I hope this post finds you well!
The other day I sent a note of encouragement to a fellow graduate student who expressed that he or she had “really hit a low point.” He or she shared that there were just several issues that hit all at once.
This was my reply (I made a few edits so that it can be understood apart from the contents of the graduate student’s original post/note). I share here just in case it might encourage someone, inform someone, or inspire someone to create a note or have a conversation to support a fellow graduate student.
As always, blessings!
Hi! Many hugs.
Is it possible to just take a breather-day of self-care? In K-12 teaching, we call this a personal health day.
I am glad your health crisis is over and you’ve healed.
Are you 100% in charge of [major, not-dissertation-related, family-related task]? If so, is there anyone who could pitch in and help? Do you belong to a community or church that might help?
I am sorry to hear of the challenges in your relationship with your partner right now.
Is there a library, coffee house, park, and bookstore where you can go, declare that it is your space for working in peace, and make a work sanctuary of sorts? Perhaps you can find a variety of these, take your headphones, take a thermos of your most delicious and soothing tea, play soothing instrumental music softly, and allow yourself to run a peaceful, non-pressurized reading or writing routine while there. It’s the space where no on gets to psychologically hitch a ride along (not partner, not scary-to-write-for-instructor, not the phony police–no one).
I am sorry you have more courses than normal.
Might it give you peace to map out everything you must read and write and submit . . . on, say, a reverse calendar? That way you can visually see it for what it is and make decisions, such as “this reading will get 70% concentration, this will get 50% effort, this will get full effort,” etc.
A simple gantt chart can function like a reverse calendar. There are tons of resources out there for making a gantt chart. I use Liquid Planner, but it has a small learning curve. I’ve heard good things about Comindwork and TomsPlanner, but haven’t used either. You may not be into such reverse calendars or software.
I am sorry that your one instructor is scary to write for.
Would it help to think of yourself as writing for some other specific, reasonable person? Perhaps you just say to yourself, “Scary-prof-to-write-for perhaps won’t be satisfied. That’s her issue. Let me write the piece with Scary-prof-to-write-for’s requirements, but that _____ would appreciate.” To burn into your brain that you are not subject to Scary Prof’s anxiety-inducing nature, you could write the name (or grab a photo of replacement audience person from the web, print it, and tape it) to the front of the manila folder where you collect your notes, drafts, stickies, etc. for the paper. It’s hard to remember otherwise!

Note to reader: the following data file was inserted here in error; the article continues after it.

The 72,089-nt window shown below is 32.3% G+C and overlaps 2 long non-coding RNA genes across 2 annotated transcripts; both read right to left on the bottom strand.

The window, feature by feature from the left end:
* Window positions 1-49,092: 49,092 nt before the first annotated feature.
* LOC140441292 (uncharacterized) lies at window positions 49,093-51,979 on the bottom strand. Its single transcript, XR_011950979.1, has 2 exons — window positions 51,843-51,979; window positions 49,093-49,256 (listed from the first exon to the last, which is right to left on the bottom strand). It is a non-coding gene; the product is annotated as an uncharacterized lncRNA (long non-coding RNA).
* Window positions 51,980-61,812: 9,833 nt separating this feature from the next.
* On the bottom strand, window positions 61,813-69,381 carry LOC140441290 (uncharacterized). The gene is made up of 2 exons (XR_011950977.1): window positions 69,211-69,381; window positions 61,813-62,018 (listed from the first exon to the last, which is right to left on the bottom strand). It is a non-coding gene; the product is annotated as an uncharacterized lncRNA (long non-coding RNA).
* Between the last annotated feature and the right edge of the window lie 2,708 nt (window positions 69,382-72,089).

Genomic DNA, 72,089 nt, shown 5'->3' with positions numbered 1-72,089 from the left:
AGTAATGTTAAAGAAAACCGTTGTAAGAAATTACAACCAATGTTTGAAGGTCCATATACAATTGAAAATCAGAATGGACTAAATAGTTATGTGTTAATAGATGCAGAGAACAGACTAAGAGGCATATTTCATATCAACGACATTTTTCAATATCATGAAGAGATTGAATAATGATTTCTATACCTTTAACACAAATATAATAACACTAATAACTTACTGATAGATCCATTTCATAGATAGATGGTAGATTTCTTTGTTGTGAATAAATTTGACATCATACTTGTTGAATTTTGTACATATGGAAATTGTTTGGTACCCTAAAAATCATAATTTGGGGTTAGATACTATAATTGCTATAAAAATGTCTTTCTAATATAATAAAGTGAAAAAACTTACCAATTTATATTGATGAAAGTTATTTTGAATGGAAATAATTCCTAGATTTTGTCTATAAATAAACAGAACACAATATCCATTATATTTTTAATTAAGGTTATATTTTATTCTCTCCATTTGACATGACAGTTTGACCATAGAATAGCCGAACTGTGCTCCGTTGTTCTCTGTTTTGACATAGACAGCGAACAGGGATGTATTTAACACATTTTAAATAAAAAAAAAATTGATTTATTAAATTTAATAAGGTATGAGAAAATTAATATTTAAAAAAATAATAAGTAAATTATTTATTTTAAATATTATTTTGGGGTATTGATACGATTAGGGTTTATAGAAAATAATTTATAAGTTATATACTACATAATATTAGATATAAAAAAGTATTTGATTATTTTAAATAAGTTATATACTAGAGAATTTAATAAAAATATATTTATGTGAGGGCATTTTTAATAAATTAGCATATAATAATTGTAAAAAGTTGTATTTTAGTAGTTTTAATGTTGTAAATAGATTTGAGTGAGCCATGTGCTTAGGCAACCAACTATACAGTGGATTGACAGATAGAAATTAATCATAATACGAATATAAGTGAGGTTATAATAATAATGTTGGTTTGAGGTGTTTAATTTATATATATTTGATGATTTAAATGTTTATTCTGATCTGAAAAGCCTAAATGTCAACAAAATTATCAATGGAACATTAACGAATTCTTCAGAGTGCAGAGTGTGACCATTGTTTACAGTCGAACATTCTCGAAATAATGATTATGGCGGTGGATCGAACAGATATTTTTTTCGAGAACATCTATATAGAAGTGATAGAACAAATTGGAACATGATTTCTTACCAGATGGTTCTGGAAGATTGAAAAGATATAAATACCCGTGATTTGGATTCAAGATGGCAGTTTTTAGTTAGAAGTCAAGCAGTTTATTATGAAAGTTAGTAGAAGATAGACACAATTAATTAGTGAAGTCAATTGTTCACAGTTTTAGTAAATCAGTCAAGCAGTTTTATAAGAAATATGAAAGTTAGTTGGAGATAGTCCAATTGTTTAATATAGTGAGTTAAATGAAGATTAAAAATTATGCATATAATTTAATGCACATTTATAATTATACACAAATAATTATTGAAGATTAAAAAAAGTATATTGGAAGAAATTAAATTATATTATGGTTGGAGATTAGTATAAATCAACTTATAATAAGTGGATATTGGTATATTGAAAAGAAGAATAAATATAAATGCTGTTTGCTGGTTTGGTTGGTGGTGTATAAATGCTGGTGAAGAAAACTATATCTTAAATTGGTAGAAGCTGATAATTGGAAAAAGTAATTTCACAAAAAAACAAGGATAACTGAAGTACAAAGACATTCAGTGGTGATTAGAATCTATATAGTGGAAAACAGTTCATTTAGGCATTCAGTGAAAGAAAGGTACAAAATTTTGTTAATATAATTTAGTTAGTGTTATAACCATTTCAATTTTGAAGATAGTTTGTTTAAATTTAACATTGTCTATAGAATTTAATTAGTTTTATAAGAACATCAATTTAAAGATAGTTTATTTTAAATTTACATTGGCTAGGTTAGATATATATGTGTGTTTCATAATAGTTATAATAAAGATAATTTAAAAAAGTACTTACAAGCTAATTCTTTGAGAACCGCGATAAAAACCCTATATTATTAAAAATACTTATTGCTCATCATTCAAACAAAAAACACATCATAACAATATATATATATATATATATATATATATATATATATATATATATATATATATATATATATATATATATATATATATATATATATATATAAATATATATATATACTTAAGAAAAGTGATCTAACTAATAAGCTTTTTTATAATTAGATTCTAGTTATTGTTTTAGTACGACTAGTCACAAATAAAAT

Here are some writing refresher sources, to perhaps help drive the phony police (imposter phenomenon) back:
Writing a Literature Review and Using a Synthesis Matrix
There’s a PhinisheD thread or two that you might find particularly useful and inspiring: http://www.phinished.org/showthread….ndset+sabotage andhttp://phinished.org/showthread.php?…n+once+for+all. You might check out books such as “Writing Your Dissertation in 15 Minutes a Day” by Bolker or “Writing for Professors” by Boice or “Demystifying Dissertation Writing” by Single. These help with the process, psychology, and emotion of writing.
PhinisheD members have shared tips over the years with me. A few about how to establish a peaceful AND effective writing routine have stuck with me:
- At the end of each writing session, leave a note for yourself about what you just finished, what you are doing, and where you can start the next time you start back up
- At the beginning of each writing session, give yourself a tomato (25 minutes) just to re-acclimate: Perhaps skim notes, flip through articles, simply open files, make tea, stretch, write a journal entry about how you’re thinking about your writing project, review your writing plan, dictate into a recorder how you’re thinking, etc. Ease in!
- Be tolerant of iterative writing: That is, in the beginning just type from an outline a series of g’nuff (i.e., good enough) paragraphs. After you’ve set it aside for a day, return to it and make it better. But do not refrain from getting stuff down. If it helps, at first think of it as simply speaking on paper. Hone over time. But at least give yourself the chance to do so by typing early versions. Writing is thinking. Then we hone for the reader.
Last thing I’ll share is how I’ve come to find my academic voice: http://theblossomingfledglingresearc…thorial-voice/
Wishing you self-patience, baby-stepping, and phony-police-defeating powers and vibes!